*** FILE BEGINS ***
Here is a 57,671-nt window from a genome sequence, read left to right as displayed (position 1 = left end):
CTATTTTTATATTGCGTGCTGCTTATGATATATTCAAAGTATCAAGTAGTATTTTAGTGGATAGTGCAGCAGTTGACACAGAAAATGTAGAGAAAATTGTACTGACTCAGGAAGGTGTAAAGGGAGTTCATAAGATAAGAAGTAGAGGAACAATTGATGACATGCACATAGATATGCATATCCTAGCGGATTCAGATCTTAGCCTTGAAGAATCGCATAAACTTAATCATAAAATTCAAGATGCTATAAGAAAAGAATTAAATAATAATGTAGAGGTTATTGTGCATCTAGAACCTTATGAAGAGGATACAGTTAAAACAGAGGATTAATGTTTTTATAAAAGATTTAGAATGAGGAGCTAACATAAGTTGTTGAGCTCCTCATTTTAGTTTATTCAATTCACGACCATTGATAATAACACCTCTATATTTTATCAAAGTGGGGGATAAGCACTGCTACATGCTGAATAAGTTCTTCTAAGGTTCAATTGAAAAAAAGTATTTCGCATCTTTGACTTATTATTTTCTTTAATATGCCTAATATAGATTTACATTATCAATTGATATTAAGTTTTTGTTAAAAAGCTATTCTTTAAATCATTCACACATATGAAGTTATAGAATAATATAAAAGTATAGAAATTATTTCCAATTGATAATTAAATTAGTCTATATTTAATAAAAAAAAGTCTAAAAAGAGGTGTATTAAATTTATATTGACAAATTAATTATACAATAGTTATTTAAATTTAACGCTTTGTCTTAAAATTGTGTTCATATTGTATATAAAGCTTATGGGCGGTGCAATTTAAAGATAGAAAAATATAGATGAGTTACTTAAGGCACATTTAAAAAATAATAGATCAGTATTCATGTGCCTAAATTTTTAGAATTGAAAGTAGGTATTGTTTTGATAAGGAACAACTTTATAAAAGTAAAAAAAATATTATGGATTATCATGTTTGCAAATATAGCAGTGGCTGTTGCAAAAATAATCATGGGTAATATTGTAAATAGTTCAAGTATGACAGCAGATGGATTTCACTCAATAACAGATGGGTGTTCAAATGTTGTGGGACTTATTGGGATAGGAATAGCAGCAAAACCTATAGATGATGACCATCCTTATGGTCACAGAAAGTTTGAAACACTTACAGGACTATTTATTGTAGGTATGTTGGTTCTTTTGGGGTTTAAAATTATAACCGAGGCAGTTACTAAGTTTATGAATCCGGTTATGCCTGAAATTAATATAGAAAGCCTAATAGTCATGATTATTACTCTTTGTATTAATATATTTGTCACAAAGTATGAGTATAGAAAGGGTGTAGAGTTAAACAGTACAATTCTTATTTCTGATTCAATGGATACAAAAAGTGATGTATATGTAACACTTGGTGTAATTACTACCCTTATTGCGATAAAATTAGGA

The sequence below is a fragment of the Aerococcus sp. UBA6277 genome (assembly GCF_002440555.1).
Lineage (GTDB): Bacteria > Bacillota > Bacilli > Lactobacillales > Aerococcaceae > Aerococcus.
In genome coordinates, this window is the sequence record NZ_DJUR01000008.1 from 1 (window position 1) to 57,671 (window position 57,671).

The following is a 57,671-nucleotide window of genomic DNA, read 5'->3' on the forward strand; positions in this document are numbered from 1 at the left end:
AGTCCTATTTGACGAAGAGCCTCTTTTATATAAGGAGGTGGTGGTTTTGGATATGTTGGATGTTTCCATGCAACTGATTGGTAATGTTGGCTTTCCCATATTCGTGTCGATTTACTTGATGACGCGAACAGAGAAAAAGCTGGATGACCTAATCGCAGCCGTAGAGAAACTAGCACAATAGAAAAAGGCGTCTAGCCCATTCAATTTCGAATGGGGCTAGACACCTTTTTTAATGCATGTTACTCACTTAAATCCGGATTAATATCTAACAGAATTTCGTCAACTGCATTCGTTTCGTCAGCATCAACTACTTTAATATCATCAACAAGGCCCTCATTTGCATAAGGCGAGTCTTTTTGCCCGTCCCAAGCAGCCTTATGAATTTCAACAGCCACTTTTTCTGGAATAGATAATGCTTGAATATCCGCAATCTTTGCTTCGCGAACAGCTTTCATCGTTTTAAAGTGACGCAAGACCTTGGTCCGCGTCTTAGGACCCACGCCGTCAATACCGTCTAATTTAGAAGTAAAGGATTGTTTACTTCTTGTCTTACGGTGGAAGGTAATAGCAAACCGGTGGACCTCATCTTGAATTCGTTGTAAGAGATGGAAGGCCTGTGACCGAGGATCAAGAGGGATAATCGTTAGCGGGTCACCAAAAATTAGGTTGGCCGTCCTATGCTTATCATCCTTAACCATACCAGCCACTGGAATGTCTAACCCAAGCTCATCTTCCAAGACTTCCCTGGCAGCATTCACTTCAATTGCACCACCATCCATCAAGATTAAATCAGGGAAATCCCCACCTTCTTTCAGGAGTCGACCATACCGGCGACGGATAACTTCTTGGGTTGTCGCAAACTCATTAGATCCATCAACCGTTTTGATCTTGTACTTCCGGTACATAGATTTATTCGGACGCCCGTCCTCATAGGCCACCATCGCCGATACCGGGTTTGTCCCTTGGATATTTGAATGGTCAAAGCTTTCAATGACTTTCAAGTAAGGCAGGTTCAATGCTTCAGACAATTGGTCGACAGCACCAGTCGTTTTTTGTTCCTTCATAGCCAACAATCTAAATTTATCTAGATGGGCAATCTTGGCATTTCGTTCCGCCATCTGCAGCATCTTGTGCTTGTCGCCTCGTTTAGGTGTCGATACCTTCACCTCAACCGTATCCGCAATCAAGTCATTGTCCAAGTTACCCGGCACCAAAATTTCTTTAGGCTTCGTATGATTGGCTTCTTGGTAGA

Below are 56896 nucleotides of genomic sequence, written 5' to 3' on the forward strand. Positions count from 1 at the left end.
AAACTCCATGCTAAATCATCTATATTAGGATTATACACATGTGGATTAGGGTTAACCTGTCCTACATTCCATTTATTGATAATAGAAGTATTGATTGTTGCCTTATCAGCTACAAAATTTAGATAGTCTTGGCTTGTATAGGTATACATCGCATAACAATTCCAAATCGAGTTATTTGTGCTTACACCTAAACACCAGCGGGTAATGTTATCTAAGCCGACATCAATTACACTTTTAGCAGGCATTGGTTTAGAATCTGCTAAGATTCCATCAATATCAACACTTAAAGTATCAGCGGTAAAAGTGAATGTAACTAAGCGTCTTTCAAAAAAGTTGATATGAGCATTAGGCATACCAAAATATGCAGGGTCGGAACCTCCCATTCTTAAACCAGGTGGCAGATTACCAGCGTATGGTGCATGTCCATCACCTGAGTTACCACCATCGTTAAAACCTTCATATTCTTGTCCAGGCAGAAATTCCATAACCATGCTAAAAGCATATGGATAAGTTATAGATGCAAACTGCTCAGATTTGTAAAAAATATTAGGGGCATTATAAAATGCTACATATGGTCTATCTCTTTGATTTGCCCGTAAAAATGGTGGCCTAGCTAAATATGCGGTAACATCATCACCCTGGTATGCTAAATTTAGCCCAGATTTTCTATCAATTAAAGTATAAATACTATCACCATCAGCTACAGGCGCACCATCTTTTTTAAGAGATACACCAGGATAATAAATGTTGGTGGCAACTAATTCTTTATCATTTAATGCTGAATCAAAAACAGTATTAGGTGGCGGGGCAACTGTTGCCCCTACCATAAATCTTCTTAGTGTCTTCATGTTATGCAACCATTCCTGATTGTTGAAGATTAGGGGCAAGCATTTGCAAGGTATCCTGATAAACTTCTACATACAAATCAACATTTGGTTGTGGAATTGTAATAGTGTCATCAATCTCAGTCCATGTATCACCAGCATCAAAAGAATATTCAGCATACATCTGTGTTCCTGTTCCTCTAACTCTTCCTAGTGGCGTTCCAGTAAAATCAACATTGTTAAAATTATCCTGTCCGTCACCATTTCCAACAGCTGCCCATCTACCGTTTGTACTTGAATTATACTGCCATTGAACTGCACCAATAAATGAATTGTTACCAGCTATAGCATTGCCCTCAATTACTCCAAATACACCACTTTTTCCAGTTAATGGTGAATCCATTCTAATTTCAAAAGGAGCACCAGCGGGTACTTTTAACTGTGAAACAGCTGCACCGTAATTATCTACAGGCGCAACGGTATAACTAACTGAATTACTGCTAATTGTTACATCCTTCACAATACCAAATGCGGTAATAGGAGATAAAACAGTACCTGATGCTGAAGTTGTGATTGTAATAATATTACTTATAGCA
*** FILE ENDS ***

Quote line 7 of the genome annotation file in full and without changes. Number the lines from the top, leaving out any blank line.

AGTCCTATTTGACGAAGAGCCTCTTTTATATAAGGAGGTGGTGGTTTTGGATATGTTGGATGTTTCCATGCAACTGATTGGTAATGTTGGCTTTCCCATATTCGTGTCGATTTACTTGATGACGCGAACAGAGAAAAAGCTGGATGACCTAATCGCAGCCGTAGAGAAACTAGCACAATAGAAAAAGGCGTCTAGCCCATTCAATTTCGAATGGGGCTAGACACCTTTTTTAATGCATGTTACTCACTTAAATCCGGATTAATATCTAACAGAATTTCGTCAACTGCATTCGTTTCGTCAGCATCAACTACTTTAATATCATCAACAAGGCCCTCATTTGCATAAGGCGAGTCTTTTTGCCCGTCCCAAGCAGCCTTATGAATTTCAACAGCCACTTTTTCTGGAATAGATAATGCTTGAATATCCGCAATCTTTGCTTCGCGAACAGCTTTCATCGTTTTAAAGTGACGCAAGACCTTGGTCCGCGTCTTAGGACCCACGCCGTCAATACCGTCTAATTTAGAAGTAAAGGATTGTTTACTTCTTGTCTTACGGTGGAAGGTAATAGCAAACCGGTGGACCTCATCTTGAATTCGTTGTAAGAGATGGAAGGCCTGTGACCGAGGATCAAGAGGGATAATCGTTAGCGGGTCACCAAAAATTAGGTTGGCCGTCCTATGCTTATCATCCTTAACCATACCAGCCACTGGAATGTCTAACCCAAGCTCATCTTCCAAGACTTCCCTGGCAGCATTCACTTCAATTGCACCACCATCCATCAAGATTAAATCAGGGAAATCCCCACCTTCTTTCAGGAGTCGACCATACCGGCGACGGATAACTTCTTGGGTTGTCGCAAACTCATTAGATCCATCAACCGTTTTGATCTTGTACTTCCGGTACATAGATTTATTCGGACGCCCGTCCTCATAGGCCACCATCGCCGATACCGGGTTTGTCCCTTGGATATTTGAATGGTCAAAGCTTTCAATGACTTTCAAGTAAGGCAGGTTCAATGCTTCAGACAATTGGTCGACAGCACCAGTCGTTTTTTGTTCCTTCATAGCCAACAATCTAAATTTATCTAGATGGGCAATCTTGGCATTTCGTTCCGCCATCTGCAGCATCTTGTGCTTGTCGCCTCGTTTAGGTGTCGATACCTTCACCTCAACCGTATCCGCAATCAAGTCATTGTCCAAGTTACCCGGCACCAAAATTTCTTTAGGCTTCGTATGATTGGCTTCTTGGTAGA